Kacey Jeffers desires folks to really feel like they’re seen in his images
Self-taught photographer Kacey Jeffers initially never saw getting creative as a viable option when she was growing up in Nevis, a small island in the Caribbean Sea. "Nevisian culture drives very traditional career paths," he told CR. “When I was around 16, I got interested in modeling and it opened up a whole new world for me. Years later, in my early twenties, when I was modeling in London, I realized that I very much preferred to be behind the camera. And the rest is history. "
Jeffers started taking photos in 2012 and bought his first camera with his modeling income. To learn the ropes, he went on YouTube and watched everything to understand the basics of the medium. "I'm not into the technical stuff. I feel like I learned more about photography by looking at fashion pictures from the 80s and 90s," he says. "Pictures from that period are so amazing. The compositions! The stories! The light! The models! The locations! "
Above: Mother tries the pot. Above: Juliska, uniform. All pictures: Kacey Jeffers
Jeffers fuses elements of these images with portrait and reportage photography and sees his style and approach rooted in classic photography, but with a twist. “It's emotional, moody, colorful and real. My inspirations range from art to music, ”he says. "Historically, I was informed by the likes of Peter Lindbergh, Cindy Sherman and Gordon Parks. Now I draw references from my own life. I often ask myself," What in the world do I want to see? "
Jeffers draws from his experience as a model and believes it gives him an understanding of what his subjects need to be more comfortable and to build trust. He also has the language to explain to his subjects what he needs from them in terms of movements or poses. "I'm not just throwing orders like" Put your hands on your hips! "Off. I can actually show them or take them apart in a meaningful way."
UncontrolledBe a man
Previous projects have mostly been done in the form of portraits, including an elaborate series for Vogue Italia. “I like to tell stories in which I can see myself and that allow others to feel seen,” he says. "I feel like my work is now exploring issues related to identity, culture, representation and visibility."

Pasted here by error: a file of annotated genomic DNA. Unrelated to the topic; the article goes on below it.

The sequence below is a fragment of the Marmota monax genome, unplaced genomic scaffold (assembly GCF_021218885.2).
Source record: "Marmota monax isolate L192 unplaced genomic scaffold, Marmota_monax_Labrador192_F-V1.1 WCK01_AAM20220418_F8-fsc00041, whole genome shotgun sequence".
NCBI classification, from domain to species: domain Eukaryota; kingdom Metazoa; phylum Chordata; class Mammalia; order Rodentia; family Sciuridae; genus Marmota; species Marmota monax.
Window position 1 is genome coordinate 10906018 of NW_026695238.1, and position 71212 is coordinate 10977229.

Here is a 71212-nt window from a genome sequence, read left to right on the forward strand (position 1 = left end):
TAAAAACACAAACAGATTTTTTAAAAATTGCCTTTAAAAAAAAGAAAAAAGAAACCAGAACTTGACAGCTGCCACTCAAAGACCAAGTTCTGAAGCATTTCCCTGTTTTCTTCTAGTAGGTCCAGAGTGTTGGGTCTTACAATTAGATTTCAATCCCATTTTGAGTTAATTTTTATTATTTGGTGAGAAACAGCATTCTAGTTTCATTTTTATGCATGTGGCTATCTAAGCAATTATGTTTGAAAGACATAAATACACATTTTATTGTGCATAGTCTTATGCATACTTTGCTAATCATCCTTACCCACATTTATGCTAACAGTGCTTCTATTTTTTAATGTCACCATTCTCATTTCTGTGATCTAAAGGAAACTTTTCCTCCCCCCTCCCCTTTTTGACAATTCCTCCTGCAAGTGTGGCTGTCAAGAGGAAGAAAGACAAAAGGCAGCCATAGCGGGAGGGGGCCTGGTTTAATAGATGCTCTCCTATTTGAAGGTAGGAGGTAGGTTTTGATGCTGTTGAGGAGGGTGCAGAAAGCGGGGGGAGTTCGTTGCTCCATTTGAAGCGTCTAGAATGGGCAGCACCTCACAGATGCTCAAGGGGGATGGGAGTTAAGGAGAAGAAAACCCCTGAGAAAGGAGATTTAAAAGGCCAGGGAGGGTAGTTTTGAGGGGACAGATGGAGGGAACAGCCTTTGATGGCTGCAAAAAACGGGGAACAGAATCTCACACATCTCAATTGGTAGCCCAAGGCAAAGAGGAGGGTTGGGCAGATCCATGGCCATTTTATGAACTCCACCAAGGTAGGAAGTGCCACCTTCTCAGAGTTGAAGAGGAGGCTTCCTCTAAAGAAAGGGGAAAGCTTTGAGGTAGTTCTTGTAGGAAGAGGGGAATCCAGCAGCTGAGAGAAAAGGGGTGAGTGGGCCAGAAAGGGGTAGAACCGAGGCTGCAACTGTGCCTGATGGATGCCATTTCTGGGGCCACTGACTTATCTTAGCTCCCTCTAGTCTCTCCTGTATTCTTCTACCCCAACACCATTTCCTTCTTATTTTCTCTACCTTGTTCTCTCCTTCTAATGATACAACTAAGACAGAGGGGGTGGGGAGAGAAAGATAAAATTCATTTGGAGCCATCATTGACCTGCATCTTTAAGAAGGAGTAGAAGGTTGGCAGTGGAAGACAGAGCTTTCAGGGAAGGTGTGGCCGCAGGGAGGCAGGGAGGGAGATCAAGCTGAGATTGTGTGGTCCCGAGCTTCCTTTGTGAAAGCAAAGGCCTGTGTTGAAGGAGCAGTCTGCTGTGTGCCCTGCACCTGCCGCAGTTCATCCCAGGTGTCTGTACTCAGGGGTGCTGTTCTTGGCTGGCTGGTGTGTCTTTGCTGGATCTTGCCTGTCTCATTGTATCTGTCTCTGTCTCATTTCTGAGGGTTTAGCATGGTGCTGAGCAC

One of his most recent series, Uniform, was a much larger project, and Jeffers traveled back to Nevis to photograph children from the island's local schools. The photo book was published by Jeffers himself last year. "I had the idea in October 2018 and could only tackle it in summer 2019. It should be a book from the start," he explains. “I met with the headmasters and told them about the project. I asked her to introduce students who weren't always in the spotlight. It was exciting going to schools and not knowing where the places would be or who the students were. "
Jeffers enjoyed the feeling of going into a shoot a little blind, guided only by his inner sense of what he wanted from the project.
“Over the course of two weeks towards the end of the 2019 school year, I went around the island to 14 schools and photographed children between the ages of ten and 18. I spent about an hour at each school taking pictures and interviewing each student, ”he says. “I worked with two designers on the design of the book and had the books printed in China. The whole process was really a learning experience. "
Alesha, uniformThaine, uniform
While the past year was mostly spent promoting uniform, Jeffers feels that there are more photo books on the horizon and open to all sorts of other projects. “I'm currently in Nevis and there are times when a British production company is filming on the island. They set up an acting academy and I decided to do it, ”says Jeffers. "I see myself as a creative who tells stories and sometimes photography isn't enough to do that. So I'm always ready to explore new ways in which I can honor my creativity." I'm definitely trying to figure out my next right steps, and that in and of itself is a project these days. "
Ultimately, Jeffers hopes through his photography that people will feel seen and that a sense of belonging will develop. "I want people to feel like they are connected to something that is greater than their immediate experience or circumstances," he says. "I want to create work that maintains the human connection."